Jason Moser: Yeah. You are, I think, spot on in regard to retail. We were talking about this earlier today on Market Foolery actually, regarding Nike's (NYSE:NKE) most recent quarter, direct sales, just phenomenal, representing almost 40 percent of their business. Now, all of a sudden you look back several years and you can recognize the investments they made in that direct-to-consumer are just paying off so well now. This is the work-from-home environment. This is something we've all been doing this past year. Obviously, given the nature of your job, it demands that you be in a number of different places, sometimes once it seems. Are any of your employees or are you working from home? What do you think about this work from home trend? You feel like retail being forever changed, do you feel like this work-from-home trend is something that's here to stay as well?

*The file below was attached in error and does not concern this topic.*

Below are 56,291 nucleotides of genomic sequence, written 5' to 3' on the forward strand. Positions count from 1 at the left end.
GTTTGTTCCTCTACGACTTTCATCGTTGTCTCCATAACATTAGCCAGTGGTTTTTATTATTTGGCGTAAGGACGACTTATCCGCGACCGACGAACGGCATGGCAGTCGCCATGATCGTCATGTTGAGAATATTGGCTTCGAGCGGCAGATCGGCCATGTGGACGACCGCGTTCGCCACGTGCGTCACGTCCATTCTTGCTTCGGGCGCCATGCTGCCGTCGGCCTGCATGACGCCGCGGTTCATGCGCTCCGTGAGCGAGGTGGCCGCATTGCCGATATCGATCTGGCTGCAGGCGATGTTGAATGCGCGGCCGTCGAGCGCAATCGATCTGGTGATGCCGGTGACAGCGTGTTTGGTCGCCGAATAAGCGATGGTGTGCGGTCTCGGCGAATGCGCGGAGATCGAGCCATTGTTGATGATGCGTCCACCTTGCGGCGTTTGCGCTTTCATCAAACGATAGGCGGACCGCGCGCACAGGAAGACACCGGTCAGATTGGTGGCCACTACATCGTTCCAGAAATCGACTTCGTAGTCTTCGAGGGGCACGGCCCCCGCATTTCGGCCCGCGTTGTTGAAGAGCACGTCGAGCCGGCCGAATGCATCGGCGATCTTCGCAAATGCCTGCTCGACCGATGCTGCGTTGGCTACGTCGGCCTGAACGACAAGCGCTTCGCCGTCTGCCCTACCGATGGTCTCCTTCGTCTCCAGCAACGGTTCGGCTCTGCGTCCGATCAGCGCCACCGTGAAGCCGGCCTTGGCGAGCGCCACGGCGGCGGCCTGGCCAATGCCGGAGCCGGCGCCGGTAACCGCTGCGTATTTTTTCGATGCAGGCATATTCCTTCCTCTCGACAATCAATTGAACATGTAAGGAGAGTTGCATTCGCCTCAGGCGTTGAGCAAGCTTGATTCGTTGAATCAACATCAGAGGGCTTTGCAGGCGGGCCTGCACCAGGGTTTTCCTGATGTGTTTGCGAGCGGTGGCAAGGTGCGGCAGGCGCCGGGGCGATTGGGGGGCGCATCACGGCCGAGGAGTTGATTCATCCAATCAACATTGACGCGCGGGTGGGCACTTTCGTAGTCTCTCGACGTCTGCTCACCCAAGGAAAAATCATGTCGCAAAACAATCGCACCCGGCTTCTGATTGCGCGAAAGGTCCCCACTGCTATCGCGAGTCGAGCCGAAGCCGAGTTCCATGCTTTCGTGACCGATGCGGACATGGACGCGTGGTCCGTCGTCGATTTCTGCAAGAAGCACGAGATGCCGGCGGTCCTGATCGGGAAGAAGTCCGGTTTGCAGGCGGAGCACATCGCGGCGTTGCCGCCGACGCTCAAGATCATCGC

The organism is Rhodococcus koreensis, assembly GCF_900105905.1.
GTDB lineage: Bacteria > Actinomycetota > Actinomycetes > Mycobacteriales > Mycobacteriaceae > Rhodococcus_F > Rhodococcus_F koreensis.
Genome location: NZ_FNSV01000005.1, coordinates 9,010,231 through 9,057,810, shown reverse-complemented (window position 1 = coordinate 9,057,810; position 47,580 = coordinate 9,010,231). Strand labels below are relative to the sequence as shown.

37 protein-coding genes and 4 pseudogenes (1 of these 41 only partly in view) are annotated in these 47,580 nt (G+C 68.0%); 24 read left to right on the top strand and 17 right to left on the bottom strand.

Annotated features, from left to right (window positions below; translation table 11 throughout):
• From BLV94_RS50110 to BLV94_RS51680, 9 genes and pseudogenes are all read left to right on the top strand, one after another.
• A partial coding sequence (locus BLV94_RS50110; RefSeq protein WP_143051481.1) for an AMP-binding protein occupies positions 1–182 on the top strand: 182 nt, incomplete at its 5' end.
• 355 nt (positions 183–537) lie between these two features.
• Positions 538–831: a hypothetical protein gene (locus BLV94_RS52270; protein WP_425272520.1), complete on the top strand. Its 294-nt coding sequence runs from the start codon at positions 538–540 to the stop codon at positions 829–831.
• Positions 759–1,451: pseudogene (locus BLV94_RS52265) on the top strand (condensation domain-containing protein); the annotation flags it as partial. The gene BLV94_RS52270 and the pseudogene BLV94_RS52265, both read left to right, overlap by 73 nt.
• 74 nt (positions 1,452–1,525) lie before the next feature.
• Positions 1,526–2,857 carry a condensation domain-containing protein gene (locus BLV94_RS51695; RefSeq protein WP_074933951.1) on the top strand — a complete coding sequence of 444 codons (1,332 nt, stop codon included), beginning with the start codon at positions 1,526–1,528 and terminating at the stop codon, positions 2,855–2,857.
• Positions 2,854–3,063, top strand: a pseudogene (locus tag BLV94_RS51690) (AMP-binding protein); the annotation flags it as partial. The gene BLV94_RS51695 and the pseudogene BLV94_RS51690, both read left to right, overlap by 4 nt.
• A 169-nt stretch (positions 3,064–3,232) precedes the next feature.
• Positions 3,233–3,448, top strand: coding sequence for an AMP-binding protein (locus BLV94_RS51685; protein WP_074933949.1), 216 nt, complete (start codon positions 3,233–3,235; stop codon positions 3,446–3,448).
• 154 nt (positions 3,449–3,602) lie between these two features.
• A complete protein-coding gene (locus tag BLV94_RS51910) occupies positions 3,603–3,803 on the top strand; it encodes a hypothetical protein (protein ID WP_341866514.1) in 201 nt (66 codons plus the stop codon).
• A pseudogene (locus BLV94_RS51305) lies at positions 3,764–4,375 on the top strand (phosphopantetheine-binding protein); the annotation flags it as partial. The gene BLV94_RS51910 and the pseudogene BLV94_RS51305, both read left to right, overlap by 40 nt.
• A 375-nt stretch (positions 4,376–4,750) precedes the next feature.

O'Leary: Let me give you an anecdotal example from a firm we changed. This a product that I invested in a company called Boost Oxygen. This is a can of commercial oxygen which is 95 percent pure oxygen, five percent air and it's what pilots breathe on aircraft and if the masks come down, what you breathe. The idea of this company was to provide a boost in high altitude cities like Aspen and the high-altitude locations. It's pure oxygen. I use it instead of coffee now. It's much healthier and I use it in the afternoon. Now, this product, as you can imagine, because of the pandemic, has done extremely well, not because of high-altitude, because of people's concerns about health and living at home and wanting to be healthy for respiratory basis. The world's largest retailer, the name I can't give you, but let your imagination wander. Normally, they had it in high altitude locations and said, this thing is selling so well, we'd like to hear a plan to roll it out across the country in over 3,600 locations. Now, normally, when that would happen in the past, the CEO would fly there, the head of sales and her team would fly there, and out of respect because I own a significant position of the company, I would fly there too and support it in that presentation to the buyer, because it's a very, very large order. That's not what happened. We did it on an 18-minute Zoom call with some very high-tech three-dimensional graphics that showed the planogram in terms of how we were going to present the product line. I had a chance to speak to the buyer for a few minutes afterwards. She was a huge Shark Tank fan. We talked a little bit about how her life has changed. She's getting 30 percent more productivity every day because instead of five meetings a day, she's doing 18-minutes Zooms, five-minute break. She's getting more work done from her own home and she's driving the process with the companies. We're not wasting our time. So I called my guy in accounting, how much money did we save collectively by not having to go there? $37,000 straight to the bottom line. Now, that's happening all over America and it means bad news for hotels, bad news for the airlines, great news for the other 80 percent of the economy that's going to accrue the benefit of that huge reduction in business travel and entertainment, and more productivity in terms of getting their products. This is for an online order with that retailer and a planogram for shelf. It's a huge order and we did it all using technology.